Writing about Dentistry

Instead of wildly speculating, thoughtfully considering, or analogically writing about life as a dentist, I’ve actually been doing it for the past few weeks. Such a disconnect between writing and experience is precisely the reason I’ve tried to make it so easy to post things in this space and exactly why I am troubled when I do not. That is to say: I don’t want to look back and forget what life was like, so I seek to write it out here. And yet, when I seem to be living the most life, I’m not writing… I’m out living. Like coming back with no pictures of your great tour of Europe, because it was too exciting to stop for photos. I guess I’m someone who isn’t confident that memories in one’s head are good enough souvenirs of a life well-lived.

Immediately after getting married, I wrote little. When I did, it was nothing proportional to the magnitude of life changes I was experiencing. Yet, I remember that period with great fondness — moving in with Mykala for the first time, learning how our lives were going to look together, returning from our honeymoon to a house that was only half moved-in to, yet on its way to becoming a home. My memories of that time are rich, but I wish my writings were equally so.

Now, I am slowly going from being a student to being a not-student. I enter the dental operatory with my mask already on 99% of the time, which has helped to avoid the blatant questioning of my experience or the impossible-to-hide disappoint on some patient’s faces: Oh crap, I got the new guy. Spending all of my work-week in mouths has made me become surer in my actions, which seems to calm down those who may be wondering if they should reschedule with someone else. The other day, I was demonstrating something to Mykala and she told me I was “touching her face like a dentist,” which was actually kind of nice — like, hey, I’m learning some of those subtle things you do when you gain experience!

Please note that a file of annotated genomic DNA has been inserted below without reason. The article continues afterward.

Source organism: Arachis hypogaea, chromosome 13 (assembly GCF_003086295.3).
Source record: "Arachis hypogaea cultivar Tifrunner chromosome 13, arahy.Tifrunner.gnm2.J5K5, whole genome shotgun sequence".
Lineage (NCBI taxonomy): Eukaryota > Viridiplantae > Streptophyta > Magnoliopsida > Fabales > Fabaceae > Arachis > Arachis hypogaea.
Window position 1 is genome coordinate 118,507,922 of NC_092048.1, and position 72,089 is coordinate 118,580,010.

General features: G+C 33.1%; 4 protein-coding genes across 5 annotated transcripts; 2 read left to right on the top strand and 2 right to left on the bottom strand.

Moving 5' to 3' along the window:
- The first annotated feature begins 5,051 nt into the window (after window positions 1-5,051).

So, what else would I like to capture about this time; what feeling (that I might remember as a vague sense of this time) do I want to pin down and articulate, sharpening my understanding of “now” for future Alex? Well, I’ve started to get better at handling composite (tooth colored filling material), to the point where I’m actually satisfied with my work. It’s not that it wasn’t OK before, I’m just… insanely picky about my work. Really, really picky. Little stuff, stuff I know patients can’t see, bugs me. I want things to be not just OK, not just long-lasting, but awesome. So I guess I’ve also realized that I am really really perfectionistic, and this drives me from tooth to tooth to refine refine refine. This is excellent news for my career, because I’ve many years of doing the same thing—and that excites me. Most of all, the exposure of going from mouth to mouth, person to person, is helping to hone my instinct for what is normal and what is pathological. Being able to place your patients in a context, put them on a continuum, helps you make better decisions.

And really, I think this is true of any pursuit of excellence: you need to know how what you are doing fits into the tapestry of your profession, only then can you chart the right course.

Brief Notes Nearby